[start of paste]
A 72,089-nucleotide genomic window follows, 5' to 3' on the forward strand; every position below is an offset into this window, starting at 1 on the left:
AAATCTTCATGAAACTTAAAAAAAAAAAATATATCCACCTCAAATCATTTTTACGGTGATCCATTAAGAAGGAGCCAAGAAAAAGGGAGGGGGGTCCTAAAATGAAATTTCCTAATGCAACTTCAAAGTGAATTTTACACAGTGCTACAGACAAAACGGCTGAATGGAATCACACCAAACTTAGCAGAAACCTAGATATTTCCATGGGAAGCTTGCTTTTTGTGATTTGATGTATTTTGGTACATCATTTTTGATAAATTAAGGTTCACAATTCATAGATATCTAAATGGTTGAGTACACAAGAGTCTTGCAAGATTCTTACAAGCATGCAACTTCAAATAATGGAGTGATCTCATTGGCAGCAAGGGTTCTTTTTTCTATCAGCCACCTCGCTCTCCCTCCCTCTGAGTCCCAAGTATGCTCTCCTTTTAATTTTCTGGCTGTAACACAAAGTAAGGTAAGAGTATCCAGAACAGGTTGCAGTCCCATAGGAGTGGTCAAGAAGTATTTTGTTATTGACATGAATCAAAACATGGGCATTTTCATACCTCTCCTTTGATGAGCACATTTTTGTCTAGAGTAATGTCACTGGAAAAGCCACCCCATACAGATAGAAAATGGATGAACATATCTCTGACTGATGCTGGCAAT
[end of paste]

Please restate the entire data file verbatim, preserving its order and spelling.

A 72,089-nucleotide genomic window follows, 5' to 3' on the forward strand; every position below is an offset into this window, starting at 1 on the left:
AAATCTTCATGAAACTTAAAAAAAAAAAATATATCCACCTCAAATCATTTTTACGGTGATCCATTAAGAAGGAGCCAAGAAAAAGGGAGGGGGGTCCTAAAATGAAATTTCCTAATGCAACTTCAAAGTGAATTTTACACAGTGCTACAGACAAAACGGCTGAATGGAATCACACCAAACTTAGCAGAAACCTAGATATTTCCATGGGAAGCTTGCTTTTTGTGATTTGATGTATTTTGGTACATCATTTTTGATAAATTAAGGTTCACAATTCATAGATATCTAAATGGTTGAGTACACAAGAGTCTTGCAAGATTCTTACAAGCATGCAACTTCAAATAATGGAGTGATCTCATTGGCAGCAAGGGTTCTTTTTTCTATCAGCCACCTCGCTCTCCCTCCCTCTGAGTCCCAAGTATGCTCTCCTTTTAATTTTCTGGCTGTAACACAAAGTAAGGTAAGAGTATCCAGAACAGGTTGCAGTCCCATAGGAGTGGTCAAGAAGTATTTTGTTATTGACATGAATCAAAACATGGGCATTTTCATACCTCTCCTTTGATGAGCACATTTTTGTCTAGAGTAATGTCACTGGAAAAGCCACCCCATACAGATAGAAAATGGATGAACATATCTCTGACTGATGCTGGCAAT